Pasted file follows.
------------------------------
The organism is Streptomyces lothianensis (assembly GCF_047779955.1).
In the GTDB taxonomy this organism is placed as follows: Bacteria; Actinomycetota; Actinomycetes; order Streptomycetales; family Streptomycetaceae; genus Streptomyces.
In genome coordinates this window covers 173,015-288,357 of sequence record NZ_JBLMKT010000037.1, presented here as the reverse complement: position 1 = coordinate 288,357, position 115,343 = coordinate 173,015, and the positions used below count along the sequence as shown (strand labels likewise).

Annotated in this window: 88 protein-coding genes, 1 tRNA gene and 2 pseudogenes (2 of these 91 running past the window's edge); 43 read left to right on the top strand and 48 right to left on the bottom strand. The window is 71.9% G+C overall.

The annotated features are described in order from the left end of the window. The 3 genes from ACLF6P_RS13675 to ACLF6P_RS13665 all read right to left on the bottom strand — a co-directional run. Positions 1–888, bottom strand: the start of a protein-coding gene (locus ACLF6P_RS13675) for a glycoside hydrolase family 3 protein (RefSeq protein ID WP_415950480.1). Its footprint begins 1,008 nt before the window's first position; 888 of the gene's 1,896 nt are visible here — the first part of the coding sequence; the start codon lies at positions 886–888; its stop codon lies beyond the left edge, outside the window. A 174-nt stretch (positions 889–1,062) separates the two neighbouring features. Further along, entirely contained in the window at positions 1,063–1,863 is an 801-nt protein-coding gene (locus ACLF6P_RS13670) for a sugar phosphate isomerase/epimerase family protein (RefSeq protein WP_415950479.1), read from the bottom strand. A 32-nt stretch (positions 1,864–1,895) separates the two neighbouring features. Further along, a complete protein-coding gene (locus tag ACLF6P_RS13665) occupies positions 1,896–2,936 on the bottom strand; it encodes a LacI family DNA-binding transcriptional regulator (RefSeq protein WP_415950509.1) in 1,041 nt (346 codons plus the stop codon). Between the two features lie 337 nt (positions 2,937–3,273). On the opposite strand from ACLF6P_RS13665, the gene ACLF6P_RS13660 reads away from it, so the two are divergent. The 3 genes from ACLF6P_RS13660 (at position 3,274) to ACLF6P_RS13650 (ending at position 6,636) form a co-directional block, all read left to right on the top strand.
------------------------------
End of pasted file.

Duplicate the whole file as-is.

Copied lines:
The organism is Streptomyces lothianensis (assembly GCF_047779955.1).
In the GTDB taxonomy this organism is placed as follows: Bacteria; Actinomycetota; Actinomycetes; order Streptomycetales; family Streptomycetaceae; genus Streptomyces.
In genome coordinates this window covers 173,015-288,357 of sequence record NZ_JBLMKT010000037.1, presented here as the reverse complement: position 1 = coordinate 288,357, position 115,343 = coordinate 173,015, and the positions used below count along the sequence as shown (strand labels likewise).

Annotated in this window: 88 protein-coding genes, 1 tRNA gene and 2 pseudogenes (2 of these 91 running past the window's edge); 43 read left to right on the top strand and 48 right to left on the bottom strand. The window is 71.9% G+C overall.

The annotated features are described in order from the left end of the window. The 3 genes from ACLF6P_RS13675 to ACLF6P_RS13665 all read right to left on the bottom strand — a co-directional run. Positions 1–888, bottom strand: the start of a protein-coding gene (locus ACLF6P_RS13675) for a glycoside hydrolase family 3 protein (RefSeq protein ID WP_415950480.1). Its footprint begins 1,008 nt before the window's first position; 888 of the gene's 1,896 nt are visible here — the first part of the coding sequence; the start codon lies at positions 886–888; its stop codon lies beyond the left edge, outside the window. A 174-nt stretch (positions 889–1,062) separates the two neighbouring features. Further along, entirely contained in the window at positions 1,063–1,863 is an 801-nt protein-coding gene (locus ACLF6P_RS13670) for a sugar phosphate isomerase/epimerase family protein (RefSeq protein WP_415950479.1), read from the bottom strand. A 32-nt stretch (positions 1,864–1,895) separates the two neighbouring features. Further along, a complete protein-coding gene (locus tag ACLF6P_RS13665) occupies positions 1,896–2,936 on the bottom strand; it encodes a LacI family DNA-binding transcriptional regulator (RefSeq protein WP_415950509.1) in 1,041 nt (346 codons plus the stop codon). Between the two features lie 337 nt (positions 2,937–3,273). On the opposite strand from ACLF6P_RS13665, the gene ACLF6P_RS13660 reads away from it, so the two are divergent. The 3 genes from ACLF6P_RS13660 (at position 3,274) to ACLF6P_RS13650 (ending at position 6,636) form a co-directional block, all read left to right on the top strand.